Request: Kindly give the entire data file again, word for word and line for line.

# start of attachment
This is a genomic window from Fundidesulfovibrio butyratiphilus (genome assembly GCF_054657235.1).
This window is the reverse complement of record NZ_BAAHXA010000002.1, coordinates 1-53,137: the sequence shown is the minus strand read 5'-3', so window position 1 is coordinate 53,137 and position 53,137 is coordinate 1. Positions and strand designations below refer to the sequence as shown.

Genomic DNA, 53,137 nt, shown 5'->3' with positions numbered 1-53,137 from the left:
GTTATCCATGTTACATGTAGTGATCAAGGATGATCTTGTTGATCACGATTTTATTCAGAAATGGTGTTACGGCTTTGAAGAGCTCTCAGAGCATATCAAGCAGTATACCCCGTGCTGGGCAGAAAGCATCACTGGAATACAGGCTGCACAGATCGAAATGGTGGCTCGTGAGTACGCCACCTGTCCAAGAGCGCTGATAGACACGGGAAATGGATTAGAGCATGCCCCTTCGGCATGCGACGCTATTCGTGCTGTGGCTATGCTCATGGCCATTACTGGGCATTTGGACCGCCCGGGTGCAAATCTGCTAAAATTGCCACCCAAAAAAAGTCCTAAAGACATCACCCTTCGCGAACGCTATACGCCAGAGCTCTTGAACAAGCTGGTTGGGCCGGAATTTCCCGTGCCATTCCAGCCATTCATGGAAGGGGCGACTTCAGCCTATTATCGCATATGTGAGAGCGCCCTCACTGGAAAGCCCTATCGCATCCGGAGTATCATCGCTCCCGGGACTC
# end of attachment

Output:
This is a genomic window from Fundidesulfovibrio butyratiphilus (genome assembly GCF_054657235.1).
This window is the reverse complement of record NZ_BAAHXA010000002.1, coordinates 1-53,137: the sequence shown is the minus strand read 5'-3', so window position 1 is coordinate 53,137 and position 53,137 is coordinate 1. Positions and strand designations below refer to the sequence as shown.

Genomic DNA, 53,137 nt, shown 5'->3' with positions numbered 1-53,137 from the left:
GTTATCCATGTTACATGTAGTGATCAAGGATGATCTTGTTGATCACGATTTTATTCAGAAATGGTGTTACGGCTTTGAAGAGCTCTCAGAGCATATCAAGCAGTATACCCCGTGCTGGGCAGAAAGCATCACTGGAATACAGGCTGCACAGATCGAAATGGTGGCTCGTGAGTACGCCACCTGTCCAAGAGCGCTGATAGACACGGGAAATGGATTAGAGCATGCCCCTTCGGCATGCGACGCTATTCGTGCTGTGGCTATGCTCATGGCCATTACTGGGCATTTGGACCGCCCGGGTGCAAATCTGCTAAAATTGCCACCCAAAAAAAGTCCTAAAGACATCACCCTTCGCGAACGCTATACGCCAGAGCTCTTGAACAAGCTGGTTGGGCCGGAATTTCCCGTGCCATTCCAGCCATTCATGGAAGGGGCGACTTCAGCCTATTATCGCATATGTGAGAGCGCCCTCACTGGAAAGCCCTATCGCATCCGGAGTATCATCGCTCCCGGGACTC